• 1.5kg Black Rock LME

Gravity ended at 1.056. Happy with that. If it ferments down to around 1.020 then the final ABV will come in around 5%, and that’s something to look forward to.

-Mikey

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Lesson learnt, a bit too late

On Sunday we had another brew day at my place. Was time to do another Porter and a using some grain for the first time since the Brewsmith kits.

There was bottling of the Australian Amber Ale and tasting of the Australian Pale Ale. Both are a lot darker than ‘amber’ or ‘pale’ and should be renamed ‘dark’ and ‘amber’. The tasting of the Amber was, how should I put this, bad. The idea behind the two brews really wasn’t thought out well enough. I had assumed the sugars in the liquid malt cans would mostly ferment leaving only a slight sweetness. I was very wrong. And I should have realised it when we did the gravity readings. Chas has a review that will be going up, but to summarise… it’s bad. The amber came in at lower gravity than the pale, so that might be worse. I’m not going to even attempt tasting the Amber Ale in two weeks. I think both beers need to condition for a number of months, maybe six or more.

So, with that in mind I’m very glad we did a brew of something that should turn out a fair bit better. Or at least in theory. The brew can’t be classified as a ‘Partial’ because the grains used were crystal. That means no enzymes to convert starch into sugar, aka a mash. This was Steeping of the grains, and therefore this brew should be classified as an extract. Plus a can of amber liquid malt extract was used. There was 500 grams of Crystal (ebc 115-145) used.

Baltic Porter #1

Grains for Baltic Porter #1 steeping in the pot

I wanted to get the most out of the grains so steeping occurred for a full 60 mins at around 80C. I say around 80C as the temperature wasn’t fully controlled the whole time. It dropped down to around 77C and was as high as 86C at one point. Not great. But, in defence it was only steeping and not mashing.

And so the Baltic Porter started.

After steeping there was a sixty minute boil. The can of liquid malt and the liquid from steeped grains were all thrown into the wort. Once the hot break occurred in went 7 grams of Warrior hops.

After 30 mins there were 3 grams of Fuggles added. Then finally another 2 grams five mins before flame out. This was then put in the big 30L fermenter and topped up to the 10L mark. Windsor hops were added and fermenter given a good shake to get more oxygen due to the expected high alcohol.

  • Crystal grain (ebc 115-145) – 500g
  • Black Rock Amber liquid malt extract – 1.7k (cans are now bigger)
  • Warrior Hops – 7g
  • Fuggles – 5g (split 3-2)
  • Danstar Windsor yeast – aprox 5g

The original gravity was calculated at 1.081, but only came in at 1.072. That’s probably a good thing considering what happen to the two Australian Ales recently brewed.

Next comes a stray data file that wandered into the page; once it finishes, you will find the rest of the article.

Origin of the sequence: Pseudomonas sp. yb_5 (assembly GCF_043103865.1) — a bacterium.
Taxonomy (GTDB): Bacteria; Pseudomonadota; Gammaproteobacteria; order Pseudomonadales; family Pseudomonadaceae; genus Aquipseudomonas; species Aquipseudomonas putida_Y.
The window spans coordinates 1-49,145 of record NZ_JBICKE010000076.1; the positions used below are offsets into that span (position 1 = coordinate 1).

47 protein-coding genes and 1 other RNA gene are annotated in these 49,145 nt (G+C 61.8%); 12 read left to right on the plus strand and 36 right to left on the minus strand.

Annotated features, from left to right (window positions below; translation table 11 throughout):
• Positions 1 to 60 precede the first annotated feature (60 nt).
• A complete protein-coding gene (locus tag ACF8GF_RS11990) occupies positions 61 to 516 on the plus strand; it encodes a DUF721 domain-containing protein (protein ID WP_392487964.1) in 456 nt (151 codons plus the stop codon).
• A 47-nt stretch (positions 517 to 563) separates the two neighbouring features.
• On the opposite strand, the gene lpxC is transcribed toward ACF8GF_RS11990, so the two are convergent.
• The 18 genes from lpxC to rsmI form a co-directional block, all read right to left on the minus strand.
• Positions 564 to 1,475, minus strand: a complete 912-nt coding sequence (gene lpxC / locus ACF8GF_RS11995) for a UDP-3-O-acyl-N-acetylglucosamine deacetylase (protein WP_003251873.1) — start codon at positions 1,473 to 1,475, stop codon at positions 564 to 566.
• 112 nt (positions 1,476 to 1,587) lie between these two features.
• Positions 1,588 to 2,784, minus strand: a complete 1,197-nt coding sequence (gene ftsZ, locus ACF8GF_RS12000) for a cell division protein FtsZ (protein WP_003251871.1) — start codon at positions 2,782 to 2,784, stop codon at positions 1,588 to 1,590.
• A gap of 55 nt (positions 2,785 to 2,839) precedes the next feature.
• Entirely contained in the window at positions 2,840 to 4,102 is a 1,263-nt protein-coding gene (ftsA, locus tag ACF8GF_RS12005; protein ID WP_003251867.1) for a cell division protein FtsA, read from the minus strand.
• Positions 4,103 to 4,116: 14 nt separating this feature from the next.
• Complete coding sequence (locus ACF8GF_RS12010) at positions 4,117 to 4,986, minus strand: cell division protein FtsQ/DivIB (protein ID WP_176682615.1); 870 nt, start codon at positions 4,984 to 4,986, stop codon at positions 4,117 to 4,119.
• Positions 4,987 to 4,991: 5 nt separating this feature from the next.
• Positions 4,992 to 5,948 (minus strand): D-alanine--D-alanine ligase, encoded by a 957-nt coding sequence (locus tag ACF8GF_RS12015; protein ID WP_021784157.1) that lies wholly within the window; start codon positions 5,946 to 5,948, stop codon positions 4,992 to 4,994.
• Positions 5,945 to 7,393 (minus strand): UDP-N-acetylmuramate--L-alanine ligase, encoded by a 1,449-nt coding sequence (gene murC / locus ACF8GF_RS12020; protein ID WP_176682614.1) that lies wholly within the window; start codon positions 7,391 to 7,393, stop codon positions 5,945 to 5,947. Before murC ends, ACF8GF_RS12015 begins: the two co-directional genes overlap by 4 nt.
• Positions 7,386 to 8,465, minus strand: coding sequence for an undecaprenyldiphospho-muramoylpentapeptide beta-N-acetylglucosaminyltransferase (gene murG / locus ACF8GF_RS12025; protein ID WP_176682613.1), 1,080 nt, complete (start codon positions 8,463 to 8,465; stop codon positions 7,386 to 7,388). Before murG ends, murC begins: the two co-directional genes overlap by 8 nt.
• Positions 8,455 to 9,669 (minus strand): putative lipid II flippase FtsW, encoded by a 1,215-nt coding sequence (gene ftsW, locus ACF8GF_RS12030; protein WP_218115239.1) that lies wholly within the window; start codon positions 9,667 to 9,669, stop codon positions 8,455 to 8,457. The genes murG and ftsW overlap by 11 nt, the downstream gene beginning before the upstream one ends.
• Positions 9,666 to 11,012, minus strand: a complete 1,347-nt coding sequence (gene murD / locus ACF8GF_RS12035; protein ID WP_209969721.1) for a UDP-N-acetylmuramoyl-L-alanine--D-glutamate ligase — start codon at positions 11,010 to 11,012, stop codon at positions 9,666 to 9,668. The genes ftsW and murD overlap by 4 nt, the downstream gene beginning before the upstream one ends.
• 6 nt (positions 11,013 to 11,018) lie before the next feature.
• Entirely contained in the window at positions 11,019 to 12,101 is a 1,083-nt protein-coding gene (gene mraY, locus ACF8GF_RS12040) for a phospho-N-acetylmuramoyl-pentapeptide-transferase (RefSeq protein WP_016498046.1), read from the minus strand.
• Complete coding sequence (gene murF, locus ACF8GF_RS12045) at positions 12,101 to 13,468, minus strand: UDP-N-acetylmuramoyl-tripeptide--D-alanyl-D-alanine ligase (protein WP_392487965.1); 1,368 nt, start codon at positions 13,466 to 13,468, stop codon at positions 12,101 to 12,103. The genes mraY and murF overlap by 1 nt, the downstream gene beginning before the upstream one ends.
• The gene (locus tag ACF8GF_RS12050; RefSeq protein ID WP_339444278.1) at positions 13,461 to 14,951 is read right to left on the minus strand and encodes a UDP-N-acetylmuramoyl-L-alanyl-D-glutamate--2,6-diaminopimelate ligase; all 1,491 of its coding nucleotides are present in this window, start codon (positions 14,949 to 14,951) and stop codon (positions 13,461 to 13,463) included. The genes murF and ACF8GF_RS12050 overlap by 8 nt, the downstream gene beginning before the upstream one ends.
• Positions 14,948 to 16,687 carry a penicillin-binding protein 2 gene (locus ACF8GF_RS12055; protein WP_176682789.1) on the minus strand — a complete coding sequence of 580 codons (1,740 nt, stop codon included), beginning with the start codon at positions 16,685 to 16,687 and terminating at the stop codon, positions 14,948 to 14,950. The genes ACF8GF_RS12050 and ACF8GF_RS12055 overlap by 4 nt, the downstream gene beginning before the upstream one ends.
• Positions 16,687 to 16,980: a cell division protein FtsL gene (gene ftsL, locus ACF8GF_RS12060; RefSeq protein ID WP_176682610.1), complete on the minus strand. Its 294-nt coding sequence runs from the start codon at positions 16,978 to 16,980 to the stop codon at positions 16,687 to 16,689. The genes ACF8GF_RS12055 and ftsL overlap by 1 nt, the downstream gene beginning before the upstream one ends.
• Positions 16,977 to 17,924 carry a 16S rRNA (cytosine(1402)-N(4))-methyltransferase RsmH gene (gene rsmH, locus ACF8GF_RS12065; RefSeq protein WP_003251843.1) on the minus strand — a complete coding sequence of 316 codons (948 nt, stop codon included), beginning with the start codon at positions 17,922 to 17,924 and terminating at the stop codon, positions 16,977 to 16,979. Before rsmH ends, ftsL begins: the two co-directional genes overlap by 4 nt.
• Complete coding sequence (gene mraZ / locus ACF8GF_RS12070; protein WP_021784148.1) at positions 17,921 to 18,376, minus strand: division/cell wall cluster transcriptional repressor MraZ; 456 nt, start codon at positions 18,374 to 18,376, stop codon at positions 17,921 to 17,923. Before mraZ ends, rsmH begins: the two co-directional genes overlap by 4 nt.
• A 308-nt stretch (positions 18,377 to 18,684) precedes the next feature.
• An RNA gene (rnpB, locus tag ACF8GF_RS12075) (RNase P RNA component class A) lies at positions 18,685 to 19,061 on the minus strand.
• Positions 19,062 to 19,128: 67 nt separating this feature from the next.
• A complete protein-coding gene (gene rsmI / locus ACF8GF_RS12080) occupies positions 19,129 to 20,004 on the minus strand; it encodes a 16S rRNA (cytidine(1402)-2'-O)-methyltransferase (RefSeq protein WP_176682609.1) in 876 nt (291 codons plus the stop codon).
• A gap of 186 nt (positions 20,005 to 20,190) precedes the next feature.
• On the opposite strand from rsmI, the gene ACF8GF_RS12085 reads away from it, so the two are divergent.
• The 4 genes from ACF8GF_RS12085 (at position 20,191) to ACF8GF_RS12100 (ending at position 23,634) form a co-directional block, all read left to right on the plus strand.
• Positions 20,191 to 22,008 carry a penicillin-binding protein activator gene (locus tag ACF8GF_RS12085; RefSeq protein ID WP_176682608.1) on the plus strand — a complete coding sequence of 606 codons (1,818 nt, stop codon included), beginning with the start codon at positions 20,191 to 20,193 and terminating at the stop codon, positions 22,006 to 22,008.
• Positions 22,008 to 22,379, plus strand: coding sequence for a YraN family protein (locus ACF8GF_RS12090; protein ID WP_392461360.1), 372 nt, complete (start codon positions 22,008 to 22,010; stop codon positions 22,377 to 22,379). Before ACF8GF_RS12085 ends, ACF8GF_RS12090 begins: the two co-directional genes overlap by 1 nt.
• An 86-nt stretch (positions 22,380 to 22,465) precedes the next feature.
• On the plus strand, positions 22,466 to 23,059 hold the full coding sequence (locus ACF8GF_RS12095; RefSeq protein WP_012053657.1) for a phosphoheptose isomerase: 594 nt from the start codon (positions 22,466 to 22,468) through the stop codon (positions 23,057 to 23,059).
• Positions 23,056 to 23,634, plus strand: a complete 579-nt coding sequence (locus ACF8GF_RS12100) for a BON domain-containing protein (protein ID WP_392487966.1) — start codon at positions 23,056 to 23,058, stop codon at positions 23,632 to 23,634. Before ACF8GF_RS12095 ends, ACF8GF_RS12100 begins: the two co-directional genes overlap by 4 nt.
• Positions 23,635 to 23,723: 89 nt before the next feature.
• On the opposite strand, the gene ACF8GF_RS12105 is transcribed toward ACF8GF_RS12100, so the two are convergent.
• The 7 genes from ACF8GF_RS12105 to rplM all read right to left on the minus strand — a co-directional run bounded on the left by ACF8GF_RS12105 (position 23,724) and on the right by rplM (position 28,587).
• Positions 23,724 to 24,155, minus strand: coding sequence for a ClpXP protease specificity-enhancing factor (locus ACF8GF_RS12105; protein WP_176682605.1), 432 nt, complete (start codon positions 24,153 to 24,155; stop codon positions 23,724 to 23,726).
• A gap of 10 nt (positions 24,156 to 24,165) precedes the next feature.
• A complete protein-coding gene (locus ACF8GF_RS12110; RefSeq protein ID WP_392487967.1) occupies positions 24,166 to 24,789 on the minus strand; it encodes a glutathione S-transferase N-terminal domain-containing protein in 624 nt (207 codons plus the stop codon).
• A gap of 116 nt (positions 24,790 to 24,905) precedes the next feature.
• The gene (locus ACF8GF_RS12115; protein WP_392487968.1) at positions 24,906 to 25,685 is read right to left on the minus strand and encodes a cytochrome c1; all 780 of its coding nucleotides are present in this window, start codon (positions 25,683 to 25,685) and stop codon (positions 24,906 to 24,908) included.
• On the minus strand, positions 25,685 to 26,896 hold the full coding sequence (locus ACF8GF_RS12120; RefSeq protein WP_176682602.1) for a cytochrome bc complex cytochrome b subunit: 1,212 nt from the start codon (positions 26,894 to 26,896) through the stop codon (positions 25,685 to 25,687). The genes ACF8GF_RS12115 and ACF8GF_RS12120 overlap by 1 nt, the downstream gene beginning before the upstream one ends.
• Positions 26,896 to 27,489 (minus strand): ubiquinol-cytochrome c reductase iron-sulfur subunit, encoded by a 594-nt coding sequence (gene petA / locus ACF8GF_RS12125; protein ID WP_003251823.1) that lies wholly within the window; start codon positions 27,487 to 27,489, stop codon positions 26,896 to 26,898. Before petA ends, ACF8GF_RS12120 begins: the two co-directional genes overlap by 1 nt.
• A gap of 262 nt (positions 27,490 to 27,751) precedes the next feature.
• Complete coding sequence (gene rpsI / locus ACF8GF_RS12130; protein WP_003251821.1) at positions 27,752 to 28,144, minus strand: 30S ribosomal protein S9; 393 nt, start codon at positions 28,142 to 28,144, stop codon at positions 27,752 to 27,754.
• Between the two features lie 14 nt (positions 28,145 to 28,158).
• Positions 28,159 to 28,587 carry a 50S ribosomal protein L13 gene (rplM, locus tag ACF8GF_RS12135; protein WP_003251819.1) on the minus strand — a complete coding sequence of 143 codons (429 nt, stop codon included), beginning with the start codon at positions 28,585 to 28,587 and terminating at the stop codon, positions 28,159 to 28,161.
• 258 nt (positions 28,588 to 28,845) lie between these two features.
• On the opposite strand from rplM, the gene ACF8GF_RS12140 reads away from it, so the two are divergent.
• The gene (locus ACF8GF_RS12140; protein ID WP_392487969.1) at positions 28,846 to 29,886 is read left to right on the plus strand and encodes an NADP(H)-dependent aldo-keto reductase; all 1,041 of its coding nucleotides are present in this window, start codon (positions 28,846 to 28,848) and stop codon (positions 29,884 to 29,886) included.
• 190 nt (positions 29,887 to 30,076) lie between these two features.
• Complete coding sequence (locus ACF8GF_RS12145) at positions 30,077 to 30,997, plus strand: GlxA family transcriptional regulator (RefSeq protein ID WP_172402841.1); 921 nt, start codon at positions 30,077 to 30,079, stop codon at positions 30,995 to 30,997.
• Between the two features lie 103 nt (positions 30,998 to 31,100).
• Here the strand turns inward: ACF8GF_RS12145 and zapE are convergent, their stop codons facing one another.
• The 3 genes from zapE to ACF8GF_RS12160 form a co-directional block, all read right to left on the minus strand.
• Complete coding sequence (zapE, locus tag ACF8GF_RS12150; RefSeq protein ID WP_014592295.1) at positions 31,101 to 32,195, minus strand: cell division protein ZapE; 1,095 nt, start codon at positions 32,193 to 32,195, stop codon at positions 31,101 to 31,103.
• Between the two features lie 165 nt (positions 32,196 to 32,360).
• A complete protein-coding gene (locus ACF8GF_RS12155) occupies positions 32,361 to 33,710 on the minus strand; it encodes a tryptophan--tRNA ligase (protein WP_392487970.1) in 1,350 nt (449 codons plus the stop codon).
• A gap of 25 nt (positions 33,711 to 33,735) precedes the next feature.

The day had some painful lessons. And they were kept to small batches so there’s not too much pain. If this Baltic Porter turns out bad I think it might be time to return to some kits for a little bit.

-Mikey

PS. Forgot to mention we tasted the Black Rock Miners Stout and Gauss’ Law hopped cider. Review for stout is up and review of Gauss’ Law will be coming soon.

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Same-same, but different

Brewing day. Ah, nice to have one that doesn’t involve having to fill 80+ bottles. Due to craziness, ie doing other stuff, brew day was moved to Saturday. Plus there was no need to do a supply run which always saves a fair bit of time.

Australian Pale Ale #1

Australian Pale Ale #1 in carboy with separation after 2 weeks.

In the last brew we made the Australian Pale Ale #1. This was an experiment to see what could be done with just a can of liquid malt and hops. It was an attempt to make a very simple but still tasty home brew beer. Last time it was a can of light malt, this time amber malt. Rest of the recipe was the same. Same hops, same boil time, same yeast. Well, the yeast was slight different combination and I’ll explain a bit further down.

So, bottling the Australian Pale Ale #1 was quick. Only 12 bottles used, and the last one wasn’t a full one. There was a huge amount of sediment on the bottom and the brew looked like it had separated at the half way point. Not sure what that was about. There’s the pic to the side here. Anyway, we did a quick stir to mix the two half’s together before bottling. Due to the massive amount of yeast the bottles were very cloudy. I’m not sure how much sugar wasn’t fermented and this is the first time I’m a bit concerned about exploding bottles. Very interesting that the final gravity reading came in at 1.040. That’s high, very high. I’m thinking it’s mainly to do with the huge amounts of yeast. Anyway it means the beer will be 8.6% after bottled. Yay, finally a strong beer.

After that was all done it was onto making the Australian Amber Ale #1. Yes, I know the names are basic and Chas comes up with some great ones. I just can’t be bothered until I get one that I’m happy to continually remake. Plus, the name says what it is.